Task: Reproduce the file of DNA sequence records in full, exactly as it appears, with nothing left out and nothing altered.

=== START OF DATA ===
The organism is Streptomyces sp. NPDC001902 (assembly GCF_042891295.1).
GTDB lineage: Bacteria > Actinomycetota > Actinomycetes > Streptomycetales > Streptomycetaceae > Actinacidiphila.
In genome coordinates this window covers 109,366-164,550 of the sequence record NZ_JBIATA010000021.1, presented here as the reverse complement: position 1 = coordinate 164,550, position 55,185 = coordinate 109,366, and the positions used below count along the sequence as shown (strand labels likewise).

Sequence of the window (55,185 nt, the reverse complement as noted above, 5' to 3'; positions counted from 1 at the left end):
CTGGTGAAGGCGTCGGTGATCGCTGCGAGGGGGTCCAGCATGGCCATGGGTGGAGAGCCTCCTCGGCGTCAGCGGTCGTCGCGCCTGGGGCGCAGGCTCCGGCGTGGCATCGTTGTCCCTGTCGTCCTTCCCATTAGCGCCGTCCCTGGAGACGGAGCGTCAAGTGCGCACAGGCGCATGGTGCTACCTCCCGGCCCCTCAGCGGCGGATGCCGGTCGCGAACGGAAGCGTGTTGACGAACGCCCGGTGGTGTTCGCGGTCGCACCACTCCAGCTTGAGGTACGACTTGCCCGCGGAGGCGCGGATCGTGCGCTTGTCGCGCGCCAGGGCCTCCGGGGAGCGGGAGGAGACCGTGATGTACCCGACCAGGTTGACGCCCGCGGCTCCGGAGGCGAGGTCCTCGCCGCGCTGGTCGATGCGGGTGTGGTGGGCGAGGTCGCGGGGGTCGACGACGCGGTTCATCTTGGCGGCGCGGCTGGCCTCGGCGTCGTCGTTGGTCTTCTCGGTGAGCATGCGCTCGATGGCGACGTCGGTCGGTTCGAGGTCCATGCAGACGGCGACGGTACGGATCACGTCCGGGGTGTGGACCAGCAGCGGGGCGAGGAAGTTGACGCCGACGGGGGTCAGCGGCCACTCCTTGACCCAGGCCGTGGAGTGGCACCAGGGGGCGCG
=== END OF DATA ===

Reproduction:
The organism is Streptomyces sp. NPDC001902 (assembly GCF_042891295.1).
GTDB lineage: Bacteria > Actinomycetota > Actinomycetes > Streptomycetales > Streptomycetaceae > Actinacidiphila.
In genome coordinates this window covers 109,366-164,550 of the sequence record NZ_JBIATA010000021.1, presented here as the reverse complement: position 1 = coordinate 164,550, position 55,185 = coordinate 109,366, and the positions used below count along the sequence as shown (strand labels likewise).

Sequence of the window (55,185 nt, the reverse complement as noted above, 5' to 3'; positions counted from 1 at the left end):
CTGGTGAAGGCGTCGGTGATCGCTGCGAGGGGGTCCAGCATGGCCATGGGTGGAGAGCCTCCTCGGCGTCAGCGGTCGTCGCGCCTGGGGCGCAGGCTCCGGCGTGGCATCGTTGTCCCTGTCGTCCTTCCCATTAGCGCCGTCCCTGGAGACGGAGCGTCAAGTGCGCACAGGCGCATGGTGCTACCTCCCGGCCCCTCAGCGGCGGATGCCGGTCGCGAACGGAAGCGTGTTGACGAACGCCCGGTGGTGTTCGCGGTCGCACCACTCCAGCTTGAGGTACGACTTGCCCGCGGAGGCGCGGATCGTGCGCTTGTCGCGCGCCAGGGCCTCCGGGGAGCGGGAGGAGACCGTGATGTACCCGACCAGGTTGACGCCCGCGGCTCCGGAGGCGAGGTCCTCGCCGCGCTGGTCGATGCGGGTGTGGTGGGCGAGGTCGCGGGGGTCGACGACGCGGTTCATCTTGGCGGCGCGGCTGGCCTCGGCGTCGTCGTTGGTCTTCTCGGTGAGCATGCGCTCGATGGCGACGTCGGTCGGTTCGAGGTCCATGCAGACGGCGACGGTACGGATCACGTCCGGGGTGTGGACCAGCAGCGGGGCGAGGAAGTTGACGCCGACGGGGGTCAGCGGCCACTCCTTGACCCAGGCCGTGGAGTGGCACCAGGGGGCGCG